To me, these same UK cult leaders are behaving as if they have had an audience with the goddess Britannia.  It appears that “she” has told them to grow the UK economy and to borrow more money in the money markets to top up the ‘public purse’ – so that that UK can make infrastructure investments which will facilitate this growth of the UK economy.  Stories appear to have been ‘planted’ in the media in the recent past that suggest that the new UK government’s upcoming first budget will “turn the spending taps on” in order to “level up the UK”.

For me as a fiscal conservative, intentionally managing the ‘pubic purse’ in a way that is ‘living beyond our means’ is a politico/religious moral matter.  Intentionally increasing the national debt is equivalent to mortgaging the future.  And ‘the future’ is my children and my grand-children and their descendants.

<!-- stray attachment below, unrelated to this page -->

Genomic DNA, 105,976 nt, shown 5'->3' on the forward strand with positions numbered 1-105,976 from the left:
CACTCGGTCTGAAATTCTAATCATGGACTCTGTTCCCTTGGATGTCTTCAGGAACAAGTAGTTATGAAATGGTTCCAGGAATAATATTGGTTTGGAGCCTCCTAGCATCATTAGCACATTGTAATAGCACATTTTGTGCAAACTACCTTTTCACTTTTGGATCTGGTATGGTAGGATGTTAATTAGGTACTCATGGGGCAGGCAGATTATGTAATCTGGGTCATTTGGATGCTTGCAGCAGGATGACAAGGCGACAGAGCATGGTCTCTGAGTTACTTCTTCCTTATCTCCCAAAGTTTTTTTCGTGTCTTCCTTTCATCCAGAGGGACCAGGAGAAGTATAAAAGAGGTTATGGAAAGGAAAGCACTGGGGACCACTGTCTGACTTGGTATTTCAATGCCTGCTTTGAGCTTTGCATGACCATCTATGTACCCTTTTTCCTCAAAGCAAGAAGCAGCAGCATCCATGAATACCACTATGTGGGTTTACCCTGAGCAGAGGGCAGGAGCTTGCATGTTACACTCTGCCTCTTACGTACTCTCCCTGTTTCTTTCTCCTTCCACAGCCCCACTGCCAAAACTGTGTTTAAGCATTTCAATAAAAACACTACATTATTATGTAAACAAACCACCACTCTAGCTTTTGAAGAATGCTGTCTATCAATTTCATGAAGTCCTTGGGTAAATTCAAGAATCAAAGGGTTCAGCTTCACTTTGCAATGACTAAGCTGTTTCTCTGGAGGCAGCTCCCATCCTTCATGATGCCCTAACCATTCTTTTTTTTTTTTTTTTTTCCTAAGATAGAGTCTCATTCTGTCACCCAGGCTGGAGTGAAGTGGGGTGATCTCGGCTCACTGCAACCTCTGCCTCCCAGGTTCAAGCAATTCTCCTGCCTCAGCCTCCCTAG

It’s worth pausing for a moment on the phrase ‘mortgaging the future’.  There seems to be some agreement among etymologists that the word “mortgage” has the linguistic meaning of “death pledge” [‘mort’ deriving from the Latin word ‘mortuus’ meaning ‘dead’, and ‘gage’ deriving from the Old French word ‘gage’ meaning ‘pledge’].  In other words, mortgaging the future of the UK’s ‘public purse’ is a ‘dicing with death’ gamble.

In line with the history of all politico/religious cults, cult Britannia requires human sacrifices, and one of those human sacrifices seems to me to be the financial interest of the descendants the UK’s current electorate.  The UK cult leaders ‘dicing with death’ gamble is that our UK taxpayers’ descendants will consent to inheriting an ever increasing national debt (currently approaching £2,000 billion) and to paying the interest charges on this debt mountain (currently approaching £50 billion each year).